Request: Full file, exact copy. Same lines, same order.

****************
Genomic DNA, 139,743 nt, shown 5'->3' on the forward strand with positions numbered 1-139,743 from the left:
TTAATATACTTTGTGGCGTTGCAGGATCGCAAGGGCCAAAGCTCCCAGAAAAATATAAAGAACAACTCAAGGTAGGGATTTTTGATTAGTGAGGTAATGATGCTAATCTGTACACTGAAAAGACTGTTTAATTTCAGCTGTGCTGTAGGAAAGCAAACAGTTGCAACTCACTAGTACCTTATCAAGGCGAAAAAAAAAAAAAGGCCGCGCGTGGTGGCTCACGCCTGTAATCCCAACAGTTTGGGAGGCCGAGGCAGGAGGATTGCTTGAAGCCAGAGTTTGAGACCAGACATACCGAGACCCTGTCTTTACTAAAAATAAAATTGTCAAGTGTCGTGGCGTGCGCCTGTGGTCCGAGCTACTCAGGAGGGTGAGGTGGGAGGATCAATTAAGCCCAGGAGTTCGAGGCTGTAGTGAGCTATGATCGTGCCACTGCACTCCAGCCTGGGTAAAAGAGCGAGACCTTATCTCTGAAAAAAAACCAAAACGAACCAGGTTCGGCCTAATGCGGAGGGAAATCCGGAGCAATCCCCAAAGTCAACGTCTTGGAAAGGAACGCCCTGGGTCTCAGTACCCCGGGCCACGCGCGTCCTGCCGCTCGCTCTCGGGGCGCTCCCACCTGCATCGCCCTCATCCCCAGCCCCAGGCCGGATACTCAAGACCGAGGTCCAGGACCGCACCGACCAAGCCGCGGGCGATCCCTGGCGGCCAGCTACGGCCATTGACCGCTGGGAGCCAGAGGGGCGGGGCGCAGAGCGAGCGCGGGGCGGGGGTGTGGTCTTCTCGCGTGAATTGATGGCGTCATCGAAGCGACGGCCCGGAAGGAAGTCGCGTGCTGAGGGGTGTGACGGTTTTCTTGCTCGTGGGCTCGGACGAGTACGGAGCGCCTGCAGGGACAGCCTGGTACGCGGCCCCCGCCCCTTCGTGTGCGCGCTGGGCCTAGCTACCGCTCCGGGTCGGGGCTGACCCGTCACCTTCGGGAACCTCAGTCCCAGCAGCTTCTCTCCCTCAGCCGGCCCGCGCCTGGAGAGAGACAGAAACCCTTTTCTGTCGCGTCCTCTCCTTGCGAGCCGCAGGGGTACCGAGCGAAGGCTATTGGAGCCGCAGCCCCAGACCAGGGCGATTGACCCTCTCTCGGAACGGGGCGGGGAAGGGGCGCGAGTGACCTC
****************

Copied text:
Genomic DNA, 139,743 nt, shown 5'->3' on the forward strand with positions numbered 1-139,743 from the left:
TTAATATACTTTGTGGCGTTGCAGGATCGCAAGGGCCAAAGCTCCCAGAAAAATATAAAGAACAACTCAAGGTAGGGATTTTTGATTAGTGAGGTAATGATGCTAATCTGTACACTGAAAAGACTGTTTAATTTCAGCTGTGCTGTAGGAAAGCAAACAGTTGCAACTCACTAGTACCTTATCAAGGCGAAAAAAAAAAAAAGGCCGCGCGTGGTGGCTCACGCCTGTAATCCCAACAGTTTGGGAGGCCGAGGCAGGAGGATTGCTTGAAGCCAGAGTTTGAGACCAGACATACCGAGACCCTGTCTTTACTAAAAATAAAATTGTCAAGTGTCGTGGCGTGCGCCTGTGGTCCGAGCTACTCAGGAGGGTGAGGTGGGAGGATCAATTAAGCCCAGGAGTTCGAGGCTGTAGTGAGCTATGATCGTGCCACTGCACTCCAGCCTGGGTAAAAGAGCGAGACCTTATCTCTGAAAAAAAACCAAAACGAACCAGGTTCGGCCTAATGCGGAGGGAAATCCGGAGCAATCCCCAAAGTCAACGTCTTGGAAAGGAACGCCCTGGGTCTCAGTACCCCGGGCCACGCGCGTCCTGCCGCTCGCTCTCGGGGCGCTCCCACCTGCATCGCCCTCATCCCCAGCCCCAGGCCGGATACTCAAGACCGAGGTCCAGGACCGCACCGACCAAGCCGCGGGCGATCCCTGGCGGCCAGCTACGGCCATTGACCGCTGGGAGCCAGAGGGGCGGGGCGCAGAGCGAGCGCGGGGCGGGGGTGTGGTCTTCTCGCGTGAATTGATGGCGTCATCGAAGCGACGGCCCGGAAGGAAGTCGCGTGCTGAGGGGTGTGACGGTTTTCTTGCTCGTGGGCTCGGACGAGTACGGAGCGCCTGCAGGGACAGCCTGGTACGCGGCCCCCGCCCCTTCGTGTGCGCGCTGGGCCTAGCTACCGCTCCGGGTCGGGGCTGACCCGTCACCTTCGGGAACCTCAGTCCCAGCAGCTTCTCTCCCTCAGCCGGCCCGCGCCTGGAGAGAGACAGAAACCCTTTTCTGTCGCGTCCTCTCCTTGCGAGCCGCAGGGGTACCGAGCGAAGGCTATTGGAGCCGCAGCCCCAGACCAGGGCGATTGACCCTCTCTCGGAACGGGGCGGGGAAGGGGCGCGAGTGACCTC